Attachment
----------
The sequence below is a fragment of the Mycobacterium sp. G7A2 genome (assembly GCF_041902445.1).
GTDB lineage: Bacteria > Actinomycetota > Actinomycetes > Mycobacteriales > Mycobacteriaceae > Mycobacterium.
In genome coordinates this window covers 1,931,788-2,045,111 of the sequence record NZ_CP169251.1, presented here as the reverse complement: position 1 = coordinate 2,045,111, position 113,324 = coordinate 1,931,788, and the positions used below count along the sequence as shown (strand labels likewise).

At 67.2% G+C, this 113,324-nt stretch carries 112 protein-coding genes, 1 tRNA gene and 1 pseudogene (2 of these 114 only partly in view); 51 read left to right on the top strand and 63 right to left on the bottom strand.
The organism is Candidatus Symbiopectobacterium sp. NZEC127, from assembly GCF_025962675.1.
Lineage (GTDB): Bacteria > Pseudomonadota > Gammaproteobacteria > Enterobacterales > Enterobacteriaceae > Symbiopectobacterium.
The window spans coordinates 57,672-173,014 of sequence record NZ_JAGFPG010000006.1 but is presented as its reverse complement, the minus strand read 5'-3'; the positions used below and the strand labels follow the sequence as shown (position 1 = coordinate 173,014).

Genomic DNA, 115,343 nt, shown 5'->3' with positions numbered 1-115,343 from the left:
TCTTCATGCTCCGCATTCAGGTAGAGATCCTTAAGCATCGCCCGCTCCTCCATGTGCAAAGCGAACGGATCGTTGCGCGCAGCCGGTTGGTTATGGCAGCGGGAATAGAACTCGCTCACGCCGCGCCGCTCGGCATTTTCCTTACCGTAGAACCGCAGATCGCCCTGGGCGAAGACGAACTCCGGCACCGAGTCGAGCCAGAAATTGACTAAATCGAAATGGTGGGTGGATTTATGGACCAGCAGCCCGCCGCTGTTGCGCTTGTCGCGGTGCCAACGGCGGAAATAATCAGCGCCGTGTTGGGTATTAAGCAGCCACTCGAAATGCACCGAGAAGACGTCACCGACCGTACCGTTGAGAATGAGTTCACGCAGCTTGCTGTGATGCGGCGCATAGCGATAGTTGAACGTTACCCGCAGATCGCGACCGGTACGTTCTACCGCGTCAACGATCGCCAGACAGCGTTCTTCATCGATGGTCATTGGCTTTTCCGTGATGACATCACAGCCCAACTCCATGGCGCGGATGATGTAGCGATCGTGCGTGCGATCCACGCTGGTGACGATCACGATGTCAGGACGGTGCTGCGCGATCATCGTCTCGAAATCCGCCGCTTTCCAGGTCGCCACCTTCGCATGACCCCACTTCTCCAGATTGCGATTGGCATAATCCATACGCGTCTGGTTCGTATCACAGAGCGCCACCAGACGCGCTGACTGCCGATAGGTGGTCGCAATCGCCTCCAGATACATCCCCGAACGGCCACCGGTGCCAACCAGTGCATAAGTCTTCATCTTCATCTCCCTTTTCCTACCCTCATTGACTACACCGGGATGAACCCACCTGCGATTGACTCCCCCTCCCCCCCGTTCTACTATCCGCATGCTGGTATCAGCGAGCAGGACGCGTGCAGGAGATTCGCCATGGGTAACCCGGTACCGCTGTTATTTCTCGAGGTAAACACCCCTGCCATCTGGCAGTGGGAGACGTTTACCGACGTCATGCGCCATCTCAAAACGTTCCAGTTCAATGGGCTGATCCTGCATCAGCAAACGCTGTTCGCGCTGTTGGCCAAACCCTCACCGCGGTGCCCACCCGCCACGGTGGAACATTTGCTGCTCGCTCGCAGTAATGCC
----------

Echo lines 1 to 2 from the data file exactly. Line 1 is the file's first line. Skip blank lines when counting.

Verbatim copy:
The sequence below is a fragment of the Mycobacterium sp. G7A2 genome (assembly GCF_041902445.1).
GTDB lineage: Bacteria > Actinomycetota > Actinomycetes > Mycobacteriales > Mycobacteriaceae > Mycobacterium.